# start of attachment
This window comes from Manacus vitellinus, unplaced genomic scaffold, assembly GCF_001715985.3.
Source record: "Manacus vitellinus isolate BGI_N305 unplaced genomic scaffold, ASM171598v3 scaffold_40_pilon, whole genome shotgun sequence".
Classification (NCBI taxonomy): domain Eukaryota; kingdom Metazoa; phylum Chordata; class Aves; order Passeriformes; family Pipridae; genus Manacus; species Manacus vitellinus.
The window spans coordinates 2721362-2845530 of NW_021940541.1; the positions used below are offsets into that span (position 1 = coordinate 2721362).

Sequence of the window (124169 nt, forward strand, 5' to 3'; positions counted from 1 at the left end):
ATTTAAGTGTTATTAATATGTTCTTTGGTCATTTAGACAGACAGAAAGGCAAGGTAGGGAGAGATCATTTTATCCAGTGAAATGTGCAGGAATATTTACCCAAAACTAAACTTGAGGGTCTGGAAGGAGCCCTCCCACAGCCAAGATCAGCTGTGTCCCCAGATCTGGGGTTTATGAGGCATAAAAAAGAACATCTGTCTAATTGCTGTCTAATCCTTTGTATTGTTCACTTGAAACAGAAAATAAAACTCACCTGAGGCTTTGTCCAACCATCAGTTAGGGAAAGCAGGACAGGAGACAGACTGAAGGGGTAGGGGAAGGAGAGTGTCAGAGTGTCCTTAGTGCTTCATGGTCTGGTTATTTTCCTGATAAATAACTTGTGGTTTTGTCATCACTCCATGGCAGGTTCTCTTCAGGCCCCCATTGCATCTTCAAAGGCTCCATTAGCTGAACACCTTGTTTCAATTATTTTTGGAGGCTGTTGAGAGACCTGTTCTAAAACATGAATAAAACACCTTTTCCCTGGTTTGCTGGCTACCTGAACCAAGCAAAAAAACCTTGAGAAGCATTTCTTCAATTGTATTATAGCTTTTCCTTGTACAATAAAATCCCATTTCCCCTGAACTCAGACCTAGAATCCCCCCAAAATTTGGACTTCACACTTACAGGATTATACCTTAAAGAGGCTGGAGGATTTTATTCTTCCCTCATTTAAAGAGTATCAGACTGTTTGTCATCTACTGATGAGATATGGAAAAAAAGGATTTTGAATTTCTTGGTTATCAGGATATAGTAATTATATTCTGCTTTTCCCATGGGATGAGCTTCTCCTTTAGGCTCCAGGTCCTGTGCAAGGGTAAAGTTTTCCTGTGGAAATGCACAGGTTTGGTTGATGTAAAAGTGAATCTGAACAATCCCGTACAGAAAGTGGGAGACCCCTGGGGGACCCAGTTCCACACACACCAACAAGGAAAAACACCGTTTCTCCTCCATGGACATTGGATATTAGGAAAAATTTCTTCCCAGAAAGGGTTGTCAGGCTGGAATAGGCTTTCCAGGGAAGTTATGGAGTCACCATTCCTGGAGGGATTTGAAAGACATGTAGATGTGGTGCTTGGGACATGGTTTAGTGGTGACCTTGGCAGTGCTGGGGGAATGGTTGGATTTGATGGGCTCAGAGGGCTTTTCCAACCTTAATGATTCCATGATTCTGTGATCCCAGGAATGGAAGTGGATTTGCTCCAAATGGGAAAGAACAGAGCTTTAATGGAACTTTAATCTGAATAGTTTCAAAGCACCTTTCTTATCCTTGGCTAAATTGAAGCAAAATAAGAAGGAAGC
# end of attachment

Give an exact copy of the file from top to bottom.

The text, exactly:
This window comes from Manacus vitellinus, unplaced genomic scaffold, assembly GCF_001715985.3.
Source record: "Manacus vitellinus isolate BGI_N305 unplaced genomic scaffold, ASM171598v3 scaffold_40_pilon, whole genome shotgun sequence".
Classification (NCBI taxonomy): domain Eukaryota; kingdom Metazoa; phylum Chordata; class Aves; order Passeriformes; family Pipridae; genus Manacus; species Manacus vitellinus.
The window spans coordinates 2721362-2845530 of NW_021940541.1; the positions used below are offsets into that span (position 1 = coordinate 2721362).

Sequence of the window (124169 nt, forward strand, 5' to 3'; positions counted from 1 at the left end):
ATTTAAGTGTTATTAATATGTTCTTTGGTCATTTAGACAGACAGAAAGGCAAGGTAGGGAGAGATCATTTTATCCAGTGAAATGTGCAGGAATATTTACCCAAAACTAAACTTGAGGGTCTGGAAGGAGCCCTCCCACAGCCAAGATCAGCTGTGTCCCCAGATCTGGGGTTTATGAGGCATAAAAAAGAACATCTGTCTAATTGCTGTCTAATCCTTTGTATTGTTCACTTGAAACAGAAAATAAAACTCACCTGAGGCTTTGTCCAACCATCAGTTAGGGAAAGCAGGACAGGAGACAGACTGAAGGGGTAGGGGAAGGAGAGTGTCAGAGTGTCCTTAGTGCTTCATGGTCTGGTTATTTTCCTGATAAATAACTTGTGGTTTTGTCATCACTCCATGGCAGGTTCTCTTCAGGCCCCCATTGCATCTTCAAAGGCTCCATTAGCTGAACACCTTGTTTCAATTATTTTTGGAGGCTGTTGAGAGACCTGTTCTAAAACATGAATAAAACACCTTTTCCCTGGTTTGCTGGCTACCTGAACCAAGCAAAAAAACCTTGAGAAGCATTTCTTCAATTGTATTATAGCTTTTCCTTGTACAATAAAATCCCATTTCCCCTGAACTCAGACCTAGAATCCCCCCAAAATTTGGACTTCACACTTACAGGATTATACCTTAAAGAGGCTGGAGGATTTTATTCTTCCCTCATTTAAAGAGTATCAGACTGTTTGTCATCTACTGATGAGATATGGAAAAAAAGGATTTTGAATTTCTTGGTTATCAGGATATAGTAATTATATTCTGCTTTTCCCATGGGATGAGCTTCTCCTTTAGGCTCCAGGTCCTGTGCAAGGGTAAAGTTTTCCTGTGGAAATGCACAGGTTTGGTTGATGTAAAAGTGAATCTGAACAATCCCGTACAGAAAGTGGGAGACCCCTGGGGGACCCAGTTCCACACACACCAACAAGGAAAAACACCGTTTCTCCTCCATGGACATTGGATATTAGGAAAAATTTCTTCCCAGAAAGGGTTGTCAGGCTGGAATAGGCTTTCCAGGGAAGTTATGGAGTCACCATTCCTGGAGGGATTTGAAAGACATGTAGATGTGGTGCTTGGGACATGGTTTAGTGGTGACCTTGGCAGTGCTGGGGGAATGGTTGGATTTGATGGGCTCAGAGGGCTTTTCCAACCTTAATGATTCCATGATTCTGTGATCCCAGGAATGGAAGTGGATTTGCTCCAAATGGGAAAGAACAGAGCTTTAATGGAACTTTAATCTGAATAGTTTCAAAGCACCTTTCTTATCCTTGGCTAAATTGAAGCAAAATAAGAAGGAAGC